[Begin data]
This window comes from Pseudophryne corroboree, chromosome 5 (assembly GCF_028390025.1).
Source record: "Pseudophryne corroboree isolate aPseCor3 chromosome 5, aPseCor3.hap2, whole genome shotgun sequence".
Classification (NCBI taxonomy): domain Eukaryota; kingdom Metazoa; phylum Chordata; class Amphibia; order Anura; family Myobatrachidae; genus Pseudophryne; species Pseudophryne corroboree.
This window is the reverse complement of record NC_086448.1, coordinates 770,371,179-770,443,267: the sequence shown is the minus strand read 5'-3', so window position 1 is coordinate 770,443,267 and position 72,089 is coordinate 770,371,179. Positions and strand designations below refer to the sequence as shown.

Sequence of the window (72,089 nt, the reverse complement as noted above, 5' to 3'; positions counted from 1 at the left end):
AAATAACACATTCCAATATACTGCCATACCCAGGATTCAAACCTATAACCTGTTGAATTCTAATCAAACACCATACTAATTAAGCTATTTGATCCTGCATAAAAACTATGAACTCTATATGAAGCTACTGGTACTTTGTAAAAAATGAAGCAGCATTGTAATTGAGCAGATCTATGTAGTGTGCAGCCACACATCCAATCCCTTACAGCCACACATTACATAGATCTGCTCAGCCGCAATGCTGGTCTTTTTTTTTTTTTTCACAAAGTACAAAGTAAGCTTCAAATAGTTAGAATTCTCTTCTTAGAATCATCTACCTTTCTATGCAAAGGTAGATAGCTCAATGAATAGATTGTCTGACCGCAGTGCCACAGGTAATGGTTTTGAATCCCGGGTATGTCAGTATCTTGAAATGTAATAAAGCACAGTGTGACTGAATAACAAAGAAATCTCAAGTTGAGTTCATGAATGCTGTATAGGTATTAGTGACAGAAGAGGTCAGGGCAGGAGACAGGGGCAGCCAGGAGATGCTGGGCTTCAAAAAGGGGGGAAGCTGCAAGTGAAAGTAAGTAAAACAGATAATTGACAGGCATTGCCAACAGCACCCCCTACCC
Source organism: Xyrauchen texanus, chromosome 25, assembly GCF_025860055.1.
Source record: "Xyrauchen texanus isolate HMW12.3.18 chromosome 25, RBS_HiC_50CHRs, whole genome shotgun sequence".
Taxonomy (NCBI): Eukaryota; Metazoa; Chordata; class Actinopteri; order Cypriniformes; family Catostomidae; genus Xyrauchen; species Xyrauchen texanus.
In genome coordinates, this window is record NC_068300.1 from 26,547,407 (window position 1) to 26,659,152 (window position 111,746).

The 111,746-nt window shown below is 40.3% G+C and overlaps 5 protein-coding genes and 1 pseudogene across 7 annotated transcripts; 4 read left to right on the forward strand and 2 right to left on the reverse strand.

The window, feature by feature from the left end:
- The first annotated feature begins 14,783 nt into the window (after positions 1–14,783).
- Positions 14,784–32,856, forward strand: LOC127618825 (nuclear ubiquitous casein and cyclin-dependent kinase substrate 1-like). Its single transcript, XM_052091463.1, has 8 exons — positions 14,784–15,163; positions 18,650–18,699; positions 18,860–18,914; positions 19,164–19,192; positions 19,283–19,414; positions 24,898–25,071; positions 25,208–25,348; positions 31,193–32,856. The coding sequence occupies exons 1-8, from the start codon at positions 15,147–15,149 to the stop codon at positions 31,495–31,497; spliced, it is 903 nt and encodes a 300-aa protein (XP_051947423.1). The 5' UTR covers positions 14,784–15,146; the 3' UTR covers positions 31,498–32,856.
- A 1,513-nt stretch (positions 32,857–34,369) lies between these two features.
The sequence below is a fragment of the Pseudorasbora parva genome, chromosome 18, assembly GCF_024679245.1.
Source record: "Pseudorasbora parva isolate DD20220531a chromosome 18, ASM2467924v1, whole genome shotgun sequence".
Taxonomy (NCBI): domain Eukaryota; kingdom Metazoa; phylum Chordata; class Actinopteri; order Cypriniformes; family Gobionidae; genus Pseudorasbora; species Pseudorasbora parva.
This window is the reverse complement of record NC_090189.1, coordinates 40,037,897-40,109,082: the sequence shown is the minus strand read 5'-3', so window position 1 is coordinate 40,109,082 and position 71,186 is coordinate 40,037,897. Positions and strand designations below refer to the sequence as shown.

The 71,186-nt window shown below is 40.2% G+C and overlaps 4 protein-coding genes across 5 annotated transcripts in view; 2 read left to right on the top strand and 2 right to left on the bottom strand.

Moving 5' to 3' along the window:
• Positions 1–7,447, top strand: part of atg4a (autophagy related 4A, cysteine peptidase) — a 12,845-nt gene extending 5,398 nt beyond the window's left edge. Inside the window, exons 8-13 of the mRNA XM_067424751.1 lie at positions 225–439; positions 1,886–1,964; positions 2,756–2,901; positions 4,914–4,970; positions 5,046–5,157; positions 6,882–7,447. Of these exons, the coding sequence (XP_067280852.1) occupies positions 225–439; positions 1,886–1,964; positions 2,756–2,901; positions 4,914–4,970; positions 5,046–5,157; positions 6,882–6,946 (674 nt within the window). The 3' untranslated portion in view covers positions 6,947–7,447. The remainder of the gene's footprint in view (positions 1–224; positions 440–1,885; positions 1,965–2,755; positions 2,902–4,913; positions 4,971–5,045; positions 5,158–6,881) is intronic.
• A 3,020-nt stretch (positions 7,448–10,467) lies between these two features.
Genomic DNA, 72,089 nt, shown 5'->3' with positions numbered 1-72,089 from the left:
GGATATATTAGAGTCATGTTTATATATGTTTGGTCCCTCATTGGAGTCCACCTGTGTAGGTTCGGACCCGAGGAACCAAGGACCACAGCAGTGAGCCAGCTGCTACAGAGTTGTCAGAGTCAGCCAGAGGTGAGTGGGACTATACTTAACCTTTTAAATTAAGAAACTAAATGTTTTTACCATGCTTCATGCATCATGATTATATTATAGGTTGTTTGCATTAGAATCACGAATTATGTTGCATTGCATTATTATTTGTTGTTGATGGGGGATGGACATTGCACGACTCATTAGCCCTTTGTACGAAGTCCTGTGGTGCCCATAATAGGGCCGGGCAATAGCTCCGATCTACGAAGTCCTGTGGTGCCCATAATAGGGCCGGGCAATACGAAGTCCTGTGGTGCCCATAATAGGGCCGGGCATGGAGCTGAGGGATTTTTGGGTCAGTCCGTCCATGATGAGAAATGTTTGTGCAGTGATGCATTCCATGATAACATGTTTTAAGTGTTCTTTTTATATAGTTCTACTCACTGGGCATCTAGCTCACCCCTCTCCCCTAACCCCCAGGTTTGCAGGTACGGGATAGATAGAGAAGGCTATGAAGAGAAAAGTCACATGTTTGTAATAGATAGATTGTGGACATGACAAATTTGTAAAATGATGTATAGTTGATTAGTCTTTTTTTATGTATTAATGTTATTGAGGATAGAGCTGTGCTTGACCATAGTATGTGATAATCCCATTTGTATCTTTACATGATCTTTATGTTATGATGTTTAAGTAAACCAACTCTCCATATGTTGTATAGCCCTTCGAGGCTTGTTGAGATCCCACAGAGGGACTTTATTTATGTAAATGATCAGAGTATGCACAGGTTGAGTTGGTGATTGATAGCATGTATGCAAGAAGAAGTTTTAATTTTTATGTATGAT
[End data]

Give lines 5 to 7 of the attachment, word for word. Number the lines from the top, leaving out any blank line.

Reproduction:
Sequence of the window (72,089 nt, the reverse complement as noted above, 5' to 3'; positions counted from 1 at the left end):
AAATAACACATTCCAATATACTGCCATACCCAGGATTCAAACCTATAACCTGTTGAATTCTAATCAAACACCATACTAATTAAGCTATTTGATCCTGCATAAAAACTATGAACTCTATATGAAGCTACTGGTACTTTGTAAAAAATGAAGCAGCATTGTAATTGAGCAGATCTATGTAGTGTGCAGCCACACATCCAATCCCTTACAGCCACACATTACATAGATCTGCTCAGCCGCAATGCTGGTCTTTTTTTTTTTTTTCACAAAGTACAAAGTAAGCTTCAAATAGTTAGAATTCTCTTCTTAGAATCATCTACCTTTCTATGCAAAGGTAGATAGCTCAATGAATAGATTGTCTGACCGCAGTGCCACAGGTAATGGTTTTGAATCCCGGGTATGTCAGTATCTTGAAATGTAATAAAGCACAGTGTGACTGAATAACAAAGAAATCTCAAGTTGAGTTCATGAATGCTGTATAGGTATTAGTGACAGAAGAGGTCAGGGCAGGAGACAGGGGCAGCCAGGAGATGCTGGGCTTCAAAAAGGGGGGAAGCTGCAAGTGAAAGTAAGTAAAACAGATAATTGACAGGCATTGCCAACAGCACCCCCTACCC
Source organism: Xyrauchen texanus, chromosome 25, assembly GCF_025860055.1.